Like a lot of teenagers, I had my share of angst-filled difficult years. Growing up in San Jose, California during the early 80s, and going to what could ungenerously be called a “burnout junior high school” (see another post I did on this here), there were a couple years there where I felt, um, kind of alone, or at least pretty much divorced from my peers. We’re talking Ages 13, 14, 15 – grades 8, 9, and 10 – and the years 1980-83. Perhaps not coincidentally, these were the years when I threw myself in completely and totally into rock and roll; more specifically, punk, new wave and American/UK post-punk indie music. Whatever it was we called it then, that was what I liked. I bought all the English papers (Melody Maker, NME, Sounds) when I could find them; I took monthly pilgrimages to the amazing record stores of Berkeley, CA; I listened to college radio something like 6-8 hours a day, and I even subscribed to TROUSER PRESS magazine. Once a mag that focused on British bands of the punk/pub rock/hard rock variety, Trouser Press toward the end got very new wave, and was sort of a hybrid American college rock / “Rock of the 80s” magazine toward its end. They had a small piece on Los Angeles "paisley underground" band THE THREE O'CLOCK around 1982 that struck a chord with me, all due to one quote. "We make music for kids who don't have any friends". I hear ya, brothers! I went out and bought their "Baroque Hoedown" EP posthaste, sound unheard (I thought that whole paisley underground thing was the sh*t for about five minutes).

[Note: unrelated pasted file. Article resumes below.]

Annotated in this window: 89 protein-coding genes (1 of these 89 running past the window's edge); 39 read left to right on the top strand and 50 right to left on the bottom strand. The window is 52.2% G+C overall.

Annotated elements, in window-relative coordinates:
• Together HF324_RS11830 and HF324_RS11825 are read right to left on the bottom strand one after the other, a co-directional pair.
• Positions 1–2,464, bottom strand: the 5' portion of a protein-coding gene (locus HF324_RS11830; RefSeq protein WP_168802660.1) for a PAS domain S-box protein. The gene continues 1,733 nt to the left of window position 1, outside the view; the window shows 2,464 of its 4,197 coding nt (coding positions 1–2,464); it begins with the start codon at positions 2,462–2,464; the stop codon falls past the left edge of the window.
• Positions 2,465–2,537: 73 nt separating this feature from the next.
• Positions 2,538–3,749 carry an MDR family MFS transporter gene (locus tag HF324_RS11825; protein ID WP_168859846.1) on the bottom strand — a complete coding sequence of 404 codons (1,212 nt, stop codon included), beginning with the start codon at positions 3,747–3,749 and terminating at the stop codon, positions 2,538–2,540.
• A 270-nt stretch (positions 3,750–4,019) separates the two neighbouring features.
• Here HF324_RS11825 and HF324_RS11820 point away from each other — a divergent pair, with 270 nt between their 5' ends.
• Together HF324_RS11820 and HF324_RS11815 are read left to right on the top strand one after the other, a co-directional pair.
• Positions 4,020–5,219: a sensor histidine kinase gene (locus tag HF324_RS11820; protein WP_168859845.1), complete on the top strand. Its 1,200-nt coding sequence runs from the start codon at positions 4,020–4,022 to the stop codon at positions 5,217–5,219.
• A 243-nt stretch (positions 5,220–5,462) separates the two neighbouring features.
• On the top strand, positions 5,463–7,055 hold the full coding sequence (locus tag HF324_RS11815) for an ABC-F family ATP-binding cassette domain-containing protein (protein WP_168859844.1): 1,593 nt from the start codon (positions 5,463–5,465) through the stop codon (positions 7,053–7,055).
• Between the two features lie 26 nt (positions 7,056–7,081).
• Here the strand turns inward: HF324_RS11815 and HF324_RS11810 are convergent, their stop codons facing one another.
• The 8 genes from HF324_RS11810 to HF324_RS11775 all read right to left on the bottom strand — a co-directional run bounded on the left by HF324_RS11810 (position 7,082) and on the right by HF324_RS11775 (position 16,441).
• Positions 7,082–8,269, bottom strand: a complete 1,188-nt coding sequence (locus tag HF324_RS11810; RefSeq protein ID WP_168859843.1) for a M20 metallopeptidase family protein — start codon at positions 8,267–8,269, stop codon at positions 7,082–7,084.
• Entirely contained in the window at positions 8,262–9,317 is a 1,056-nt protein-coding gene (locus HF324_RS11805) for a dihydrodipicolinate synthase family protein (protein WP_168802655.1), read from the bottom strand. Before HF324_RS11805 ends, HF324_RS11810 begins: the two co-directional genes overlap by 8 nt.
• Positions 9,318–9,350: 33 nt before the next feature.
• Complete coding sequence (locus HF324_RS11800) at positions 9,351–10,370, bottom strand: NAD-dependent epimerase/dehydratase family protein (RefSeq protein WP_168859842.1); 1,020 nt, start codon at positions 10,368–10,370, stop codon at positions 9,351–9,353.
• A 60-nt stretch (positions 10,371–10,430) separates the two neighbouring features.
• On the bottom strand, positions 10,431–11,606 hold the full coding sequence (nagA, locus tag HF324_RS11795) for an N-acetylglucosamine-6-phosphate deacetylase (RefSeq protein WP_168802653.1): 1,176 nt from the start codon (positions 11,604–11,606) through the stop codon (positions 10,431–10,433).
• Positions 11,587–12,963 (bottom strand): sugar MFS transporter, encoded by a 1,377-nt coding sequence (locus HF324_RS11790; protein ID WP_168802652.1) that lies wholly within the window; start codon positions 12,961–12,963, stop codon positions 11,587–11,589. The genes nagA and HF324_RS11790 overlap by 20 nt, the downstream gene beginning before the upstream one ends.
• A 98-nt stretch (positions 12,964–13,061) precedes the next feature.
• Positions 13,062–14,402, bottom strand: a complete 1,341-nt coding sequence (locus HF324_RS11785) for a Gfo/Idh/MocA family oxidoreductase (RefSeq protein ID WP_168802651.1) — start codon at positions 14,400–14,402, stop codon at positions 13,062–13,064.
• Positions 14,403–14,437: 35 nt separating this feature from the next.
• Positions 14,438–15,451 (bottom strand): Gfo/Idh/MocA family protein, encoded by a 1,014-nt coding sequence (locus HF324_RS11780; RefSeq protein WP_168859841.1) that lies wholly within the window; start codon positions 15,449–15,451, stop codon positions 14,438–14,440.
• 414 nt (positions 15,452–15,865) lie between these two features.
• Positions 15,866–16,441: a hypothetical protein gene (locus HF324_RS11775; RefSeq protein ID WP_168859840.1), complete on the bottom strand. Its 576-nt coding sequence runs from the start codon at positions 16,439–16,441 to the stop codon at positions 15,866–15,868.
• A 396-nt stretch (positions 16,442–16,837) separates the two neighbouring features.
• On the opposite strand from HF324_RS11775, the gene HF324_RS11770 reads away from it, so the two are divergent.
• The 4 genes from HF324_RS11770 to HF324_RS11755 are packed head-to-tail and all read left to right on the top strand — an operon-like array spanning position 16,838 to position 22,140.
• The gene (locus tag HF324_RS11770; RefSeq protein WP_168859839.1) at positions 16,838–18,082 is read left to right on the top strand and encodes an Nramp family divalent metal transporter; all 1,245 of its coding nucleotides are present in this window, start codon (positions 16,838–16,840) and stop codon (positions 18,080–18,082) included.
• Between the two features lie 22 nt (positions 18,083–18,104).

Well, turns out I found some friends soon enough, and as it turns out a lot of that THREE O'CLOCK material was too weak for words, but there were a few numbers that were bouncy, fake-English-accented soda-pop psychedelia. Who doesn't dig their cover of THE EASYBEATS' "Sorry"? Or even their smash alternative nation hit "Jet Fighter"? Once I got to college I learned a little more. Turned out the band actually was a ripping, punk rock version of a psych band called the SALVATION ARMY in their early days, and they actually had released a 45 called "Mind Gardens / Happen Happened" on Mike Watt's New Alliance Records in '81! Son of a bitch! I was just then getting way into all that New Alliance/New Underground/SST stuff, and though it seemed sort of incongruous for me (still does), once I heard it on an LP called "Befour Three O'Clock: Happen Happened", I was floored. What a great 45! Though you might have a good laff at the psych-by-numbers song titles, listen to this record - it's fantastic. Again, from 1981 - band changed their name the next year, and started making music for teenagers without friends from suburban rock-n-roll hesher towns like mine.
Play Salvation Army, "Mind Gardens"